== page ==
As is all-too obvious, I have a particular soft spot for older Japanese cars, especially the more obscure varieties. So when I walked into this Cordia, I just had to stop, shoot and write. I haven’t seen one since moving to Oregon, but there might well be some logical rationale behind that: the Cordia was almost surely was never sold there. Good luck finding any Cordia, or its Tredia sedan sibling, but if anywhere at all, its going to be here in California.
In our recent Colt/Champ CC, we covered the Mitsubishi-Chrysler tie-up. By the early eighties, Mitsubishi wanted more of the action than just wholesaling cars to Chrysler, and pissed off its partner by going into business in the US by itself. Since the Colt and Space Wagon were tied up by Chrysler, Mitsubishi began by sending a trio of the more stranger-named cars just about ever to hit these shores: Cordia, Tredia and Starion.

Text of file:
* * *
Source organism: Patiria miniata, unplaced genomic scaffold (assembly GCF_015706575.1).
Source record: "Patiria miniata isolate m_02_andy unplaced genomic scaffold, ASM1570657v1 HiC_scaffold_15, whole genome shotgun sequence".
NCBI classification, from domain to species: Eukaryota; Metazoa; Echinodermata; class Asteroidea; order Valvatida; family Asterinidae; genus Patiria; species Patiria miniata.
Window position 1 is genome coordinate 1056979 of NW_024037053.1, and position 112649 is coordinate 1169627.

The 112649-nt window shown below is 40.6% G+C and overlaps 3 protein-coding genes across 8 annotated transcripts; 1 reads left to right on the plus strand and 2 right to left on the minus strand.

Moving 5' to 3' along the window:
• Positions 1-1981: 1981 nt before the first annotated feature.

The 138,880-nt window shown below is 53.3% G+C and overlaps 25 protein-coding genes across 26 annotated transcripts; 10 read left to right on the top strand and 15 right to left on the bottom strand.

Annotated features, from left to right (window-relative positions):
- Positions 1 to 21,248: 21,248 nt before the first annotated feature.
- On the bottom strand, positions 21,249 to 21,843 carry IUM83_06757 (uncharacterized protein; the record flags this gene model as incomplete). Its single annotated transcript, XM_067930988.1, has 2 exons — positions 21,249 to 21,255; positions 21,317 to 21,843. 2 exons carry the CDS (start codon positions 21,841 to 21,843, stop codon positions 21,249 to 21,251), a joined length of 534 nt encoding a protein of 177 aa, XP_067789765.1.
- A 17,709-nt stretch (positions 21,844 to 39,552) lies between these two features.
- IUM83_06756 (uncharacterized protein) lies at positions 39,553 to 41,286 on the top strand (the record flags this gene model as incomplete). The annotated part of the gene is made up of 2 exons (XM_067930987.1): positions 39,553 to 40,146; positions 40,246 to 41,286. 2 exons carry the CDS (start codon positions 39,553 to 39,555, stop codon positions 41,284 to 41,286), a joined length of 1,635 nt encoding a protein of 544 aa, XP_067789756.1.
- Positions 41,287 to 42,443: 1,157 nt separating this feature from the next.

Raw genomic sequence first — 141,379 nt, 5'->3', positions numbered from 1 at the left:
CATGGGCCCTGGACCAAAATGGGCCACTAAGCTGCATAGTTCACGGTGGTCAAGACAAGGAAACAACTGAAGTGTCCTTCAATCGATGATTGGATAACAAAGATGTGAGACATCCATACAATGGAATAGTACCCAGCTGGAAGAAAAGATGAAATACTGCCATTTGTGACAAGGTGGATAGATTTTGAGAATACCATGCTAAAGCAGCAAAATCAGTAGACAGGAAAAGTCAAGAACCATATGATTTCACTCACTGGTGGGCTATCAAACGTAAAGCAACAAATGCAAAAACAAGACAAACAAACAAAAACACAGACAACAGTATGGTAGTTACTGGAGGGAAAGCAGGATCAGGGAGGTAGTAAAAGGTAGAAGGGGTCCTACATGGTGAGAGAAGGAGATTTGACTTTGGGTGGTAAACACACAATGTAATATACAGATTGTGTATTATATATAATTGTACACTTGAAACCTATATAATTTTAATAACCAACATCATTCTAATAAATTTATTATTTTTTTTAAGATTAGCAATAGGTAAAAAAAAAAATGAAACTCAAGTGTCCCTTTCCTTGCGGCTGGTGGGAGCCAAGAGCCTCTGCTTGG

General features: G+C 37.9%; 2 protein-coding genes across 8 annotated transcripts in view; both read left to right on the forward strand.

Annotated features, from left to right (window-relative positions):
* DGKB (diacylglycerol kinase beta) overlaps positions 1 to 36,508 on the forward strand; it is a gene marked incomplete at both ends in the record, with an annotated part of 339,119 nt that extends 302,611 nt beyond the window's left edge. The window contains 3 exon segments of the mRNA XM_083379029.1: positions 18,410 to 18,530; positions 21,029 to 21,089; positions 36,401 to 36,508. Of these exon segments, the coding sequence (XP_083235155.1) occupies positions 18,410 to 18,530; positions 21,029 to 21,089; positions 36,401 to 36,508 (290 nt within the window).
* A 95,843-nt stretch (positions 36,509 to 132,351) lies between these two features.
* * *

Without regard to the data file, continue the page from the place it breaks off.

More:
The Cordia name was explained as a combination of cordorite, a lustrous mineral, and diamonds, Mitsu’s logo. The Tredia was supposedly named after the three-diamonds logo. And the Starion? Urban legend has it that it was an “Engrished” version of the intended name “Stallion”. We’ll take on that whole story when I find a Starion. But let me start off the debate by asking: does Starion sound any less intentionally weird than Cordia or Tredia?
Anyway, Mitsubishi started out with a small dealer network, which was in California and…California. Well, actually, a few east coast markets were technically also part of the slow roll-out, but damn if I ever saw one of these Cordias out east. And if any were sold, they’ve obviously long since succumbed to the oxide god.
I can’t find out a lot of detail anymore about exactly which engines Mitsubishi installed in US-bound Cordias. Probably a 1.8 liter four. Were any turbos sent this way? Are there any early Mitsubishi fans out there? Does anyone care? But before this obscure box completely leaves our collective memories, it deserves its fifteen seconds of fame. Consider it done.